Scans show Egyptian Pharaoh's throat was slit
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Conspirators may have killed Egyptian King Ramesses III - the second Pharaoh of the 20th dynasty - by slitting his throat, new forensic analysis of his mummy has revealed.
The first CT scans to examine the king's mummy showed a cut to the neck deep enough to be fatal. The secret has been hidden for centuries by the bandages covering the it's throat that could not be removed for preservation's sake.
The work may end at least one of the controversies surrounding the Pharaoh's death, which has been long debated by the historians, the 'BBC News' reported.
Ancient documents including the Judicial Papyrus of Turin say that in 1155 BC, members of his harem attempted to kill him as part of a palace coup.
However, it is less clear whether the assassination was successful. Some accounts at the time imply the second Pharaoh of the 20th dynasty survived the attack.
Dr Albert Zink, a paleopathologist at the Institute for Mummies and the Iceman in Italy, and colleagues set out to examine the mummy of Ramesses III and the unidentified remains of another body found in a royal tomb near the Valley of the Kings in Egypt that was believed to be king's son Pentawere.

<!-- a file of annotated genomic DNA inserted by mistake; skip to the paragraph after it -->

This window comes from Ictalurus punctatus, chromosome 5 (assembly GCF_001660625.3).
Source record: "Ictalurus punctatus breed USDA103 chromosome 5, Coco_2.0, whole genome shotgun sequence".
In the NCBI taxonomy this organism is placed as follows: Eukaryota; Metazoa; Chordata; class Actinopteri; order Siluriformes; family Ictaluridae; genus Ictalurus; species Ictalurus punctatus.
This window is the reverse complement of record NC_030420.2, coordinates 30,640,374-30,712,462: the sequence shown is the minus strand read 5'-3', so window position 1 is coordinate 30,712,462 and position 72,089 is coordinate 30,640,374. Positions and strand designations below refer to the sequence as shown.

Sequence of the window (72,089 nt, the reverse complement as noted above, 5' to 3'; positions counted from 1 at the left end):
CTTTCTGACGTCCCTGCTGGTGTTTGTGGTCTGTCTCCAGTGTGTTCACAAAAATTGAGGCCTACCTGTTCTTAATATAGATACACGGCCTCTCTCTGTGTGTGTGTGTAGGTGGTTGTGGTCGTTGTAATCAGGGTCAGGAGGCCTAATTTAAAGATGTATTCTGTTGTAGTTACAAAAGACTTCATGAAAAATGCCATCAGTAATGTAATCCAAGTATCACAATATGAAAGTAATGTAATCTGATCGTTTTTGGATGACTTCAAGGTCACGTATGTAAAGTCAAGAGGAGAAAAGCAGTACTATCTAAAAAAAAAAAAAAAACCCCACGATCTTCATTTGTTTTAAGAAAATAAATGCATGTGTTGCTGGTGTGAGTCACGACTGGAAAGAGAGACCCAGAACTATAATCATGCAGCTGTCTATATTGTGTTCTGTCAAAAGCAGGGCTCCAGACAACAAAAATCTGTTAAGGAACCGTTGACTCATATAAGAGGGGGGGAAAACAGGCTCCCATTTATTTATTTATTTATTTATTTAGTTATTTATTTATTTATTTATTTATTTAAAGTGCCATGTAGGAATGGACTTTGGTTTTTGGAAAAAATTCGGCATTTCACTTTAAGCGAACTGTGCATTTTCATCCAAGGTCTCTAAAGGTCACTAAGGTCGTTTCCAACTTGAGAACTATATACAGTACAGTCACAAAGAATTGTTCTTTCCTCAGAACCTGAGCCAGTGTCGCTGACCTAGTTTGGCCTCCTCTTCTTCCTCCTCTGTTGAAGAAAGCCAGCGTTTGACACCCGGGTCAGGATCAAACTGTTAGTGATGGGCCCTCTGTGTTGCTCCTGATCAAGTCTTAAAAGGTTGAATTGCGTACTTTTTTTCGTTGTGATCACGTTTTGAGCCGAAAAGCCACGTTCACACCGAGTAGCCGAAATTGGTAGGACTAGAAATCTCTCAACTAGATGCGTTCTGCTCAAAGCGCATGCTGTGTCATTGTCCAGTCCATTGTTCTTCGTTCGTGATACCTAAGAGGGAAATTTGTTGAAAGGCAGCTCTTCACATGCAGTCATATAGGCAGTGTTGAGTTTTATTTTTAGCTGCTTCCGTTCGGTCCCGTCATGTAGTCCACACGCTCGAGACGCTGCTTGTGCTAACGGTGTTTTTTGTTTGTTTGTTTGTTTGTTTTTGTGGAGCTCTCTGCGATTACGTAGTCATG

The team ran some CT scans and DNA tests on the mummies at the Egyptian Museum in Cairo where the bodies are now housed.
Scans showed a deep, 2.7 inchs wide wound to the throat just under the larynx, which the scientists say was probably caused by a sharp blade and could have caused immediate death.
"Before now we knew more or less nothing about the destiny of Ramesses III. People had examined his body before and had done radiographs but they didn't notice any trauma. They did not have access to the CT scans that we do," Zink said.
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